The MSC/VLR(s) communicate with a home location register (HLR) via a common channel signalling (CCS) system No. 7 network, which is standardized by the International Telegraph & Telephone Consultative Committee (CCITT), now the International Telecommunications Union (ITU). The HLR is a data base comprising information on all subscribers, including location information identifying the MSC/VLR where a subscriber is currently (or was last) registered. Connected to the HLR is an authentication center (AUC) that provides the HLR with authentication parameters. To allow identification of subscriber equipment, an equipment identity register (EIR) is also connected to the MSC(s). Finally, an operations and maintenance center (OMC) may be included for providing overall network support.
The packet data functionality in the BTS includes capability to provide one or more shared PDCHs, depending on demand. In a cell only occasionally visited by a packet data user, a PDCH may be allocated temporarily on user demand. In a cell having continuous packet data traffic demand, one or more PDCHs may be allocated either semi-permanently or dynamically, adapted to the current load situation. The allocation of PDCHs is controlled from the BSC. Information defining the support level and any PDCH allocated for initiating packet transfer is broadcast on a conventional GSM broadcast control channel (BCCH).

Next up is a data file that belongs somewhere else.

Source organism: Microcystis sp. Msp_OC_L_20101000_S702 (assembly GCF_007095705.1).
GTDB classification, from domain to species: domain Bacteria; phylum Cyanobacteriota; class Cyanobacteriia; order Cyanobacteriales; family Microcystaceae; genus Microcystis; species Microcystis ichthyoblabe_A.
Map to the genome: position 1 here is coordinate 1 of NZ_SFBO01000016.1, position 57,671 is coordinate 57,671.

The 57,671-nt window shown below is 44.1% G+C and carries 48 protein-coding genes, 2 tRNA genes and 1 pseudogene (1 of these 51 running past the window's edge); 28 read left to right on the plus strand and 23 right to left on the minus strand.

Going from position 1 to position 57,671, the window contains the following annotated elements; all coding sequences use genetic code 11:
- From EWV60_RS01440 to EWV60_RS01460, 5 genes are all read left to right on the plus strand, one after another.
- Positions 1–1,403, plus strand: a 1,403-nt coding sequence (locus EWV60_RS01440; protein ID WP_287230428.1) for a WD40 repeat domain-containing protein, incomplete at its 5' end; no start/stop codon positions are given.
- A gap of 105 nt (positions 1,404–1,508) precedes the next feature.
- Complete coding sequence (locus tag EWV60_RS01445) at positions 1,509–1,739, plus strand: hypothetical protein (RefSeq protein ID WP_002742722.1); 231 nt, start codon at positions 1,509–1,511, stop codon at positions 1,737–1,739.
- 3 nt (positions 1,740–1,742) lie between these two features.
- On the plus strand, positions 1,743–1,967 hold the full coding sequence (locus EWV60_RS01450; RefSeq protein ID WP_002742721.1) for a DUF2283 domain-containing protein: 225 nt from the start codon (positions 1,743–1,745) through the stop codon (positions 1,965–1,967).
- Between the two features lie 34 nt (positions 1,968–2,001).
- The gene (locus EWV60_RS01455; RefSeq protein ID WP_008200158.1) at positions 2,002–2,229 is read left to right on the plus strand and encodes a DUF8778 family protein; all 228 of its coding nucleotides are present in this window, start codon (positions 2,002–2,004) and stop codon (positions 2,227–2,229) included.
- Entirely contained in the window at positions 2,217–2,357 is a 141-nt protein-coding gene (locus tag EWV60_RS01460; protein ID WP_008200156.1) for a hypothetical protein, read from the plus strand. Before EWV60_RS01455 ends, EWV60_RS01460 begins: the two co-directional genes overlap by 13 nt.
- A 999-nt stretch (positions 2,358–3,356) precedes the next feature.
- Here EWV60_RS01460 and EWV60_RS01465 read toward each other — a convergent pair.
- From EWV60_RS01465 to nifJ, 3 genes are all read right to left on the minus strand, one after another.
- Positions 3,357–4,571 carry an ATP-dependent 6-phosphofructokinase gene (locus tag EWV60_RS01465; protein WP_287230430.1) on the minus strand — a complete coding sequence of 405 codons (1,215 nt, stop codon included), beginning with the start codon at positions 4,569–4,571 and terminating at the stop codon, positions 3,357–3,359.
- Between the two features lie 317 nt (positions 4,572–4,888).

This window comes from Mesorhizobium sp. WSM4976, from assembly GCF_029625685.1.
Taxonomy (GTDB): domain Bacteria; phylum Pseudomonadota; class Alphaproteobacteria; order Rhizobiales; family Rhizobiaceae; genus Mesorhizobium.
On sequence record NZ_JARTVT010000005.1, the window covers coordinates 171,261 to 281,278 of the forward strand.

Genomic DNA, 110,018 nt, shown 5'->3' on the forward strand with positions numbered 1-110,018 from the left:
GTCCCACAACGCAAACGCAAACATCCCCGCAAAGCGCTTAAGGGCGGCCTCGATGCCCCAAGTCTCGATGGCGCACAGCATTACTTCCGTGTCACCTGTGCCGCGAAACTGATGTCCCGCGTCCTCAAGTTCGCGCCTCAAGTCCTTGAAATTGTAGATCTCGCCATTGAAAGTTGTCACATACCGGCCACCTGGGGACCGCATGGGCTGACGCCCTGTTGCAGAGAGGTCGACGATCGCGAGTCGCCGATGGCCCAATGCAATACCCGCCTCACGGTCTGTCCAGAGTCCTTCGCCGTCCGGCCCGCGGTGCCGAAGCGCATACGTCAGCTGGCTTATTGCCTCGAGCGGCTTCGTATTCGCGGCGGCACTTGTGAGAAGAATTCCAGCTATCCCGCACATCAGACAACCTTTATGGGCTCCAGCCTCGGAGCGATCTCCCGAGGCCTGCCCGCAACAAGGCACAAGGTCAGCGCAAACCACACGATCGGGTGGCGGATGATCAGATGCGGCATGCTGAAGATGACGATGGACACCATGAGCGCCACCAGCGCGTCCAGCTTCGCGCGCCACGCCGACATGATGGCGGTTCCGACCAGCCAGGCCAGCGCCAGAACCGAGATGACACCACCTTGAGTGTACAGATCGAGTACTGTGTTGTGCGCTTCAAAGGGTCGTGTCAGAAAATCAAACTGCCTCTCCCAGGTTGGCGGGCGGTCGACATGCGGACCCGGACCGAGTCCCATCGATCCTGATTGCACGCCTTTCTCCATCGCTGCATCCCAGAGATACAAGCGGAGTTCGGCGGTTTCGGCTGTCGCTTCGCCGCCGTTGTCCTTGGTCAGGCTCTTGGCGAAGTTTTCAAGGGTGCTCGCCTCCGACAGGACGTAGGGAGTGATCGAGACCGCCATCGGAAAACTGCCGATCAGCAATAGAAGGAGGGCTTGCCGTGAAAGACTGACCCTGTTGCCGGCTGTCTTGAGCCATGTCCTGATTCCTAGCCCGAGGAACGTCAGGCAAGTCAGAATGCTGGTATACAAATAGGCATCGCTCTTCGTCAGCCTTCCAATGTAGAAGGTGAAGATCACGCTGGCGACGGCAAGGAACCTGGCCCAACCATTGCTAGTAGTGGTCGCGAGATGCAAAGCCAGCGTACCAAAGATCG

The packet data radio link protocol over the PDCH(s) allocated in a cell is handled by a PD transfer controller in the BTS. In a BTS having at least one PDCH allocated, the PD transfer controller has a physical connection for packet transfer to and from the MSC. The physical connection is typically unique and uses ordinary internode trunks.
The MSC/VLR includes a PD router for routing packets to and from the MSC service area and a PD signalling controller for handling signalling exchange with a circuit mode MSC. The PD signalling controller also handles control, monitoring, and parameter storage functions related to packet data MSs. The PD controller comprises a processor, memory, signalling interface functions, and software. Although the PD router and PD signalling controller are shown as parts of the MSC/VLR, it will be understood that either or both, in whole or in part, could be physically realized as external equipment attached to the MSC.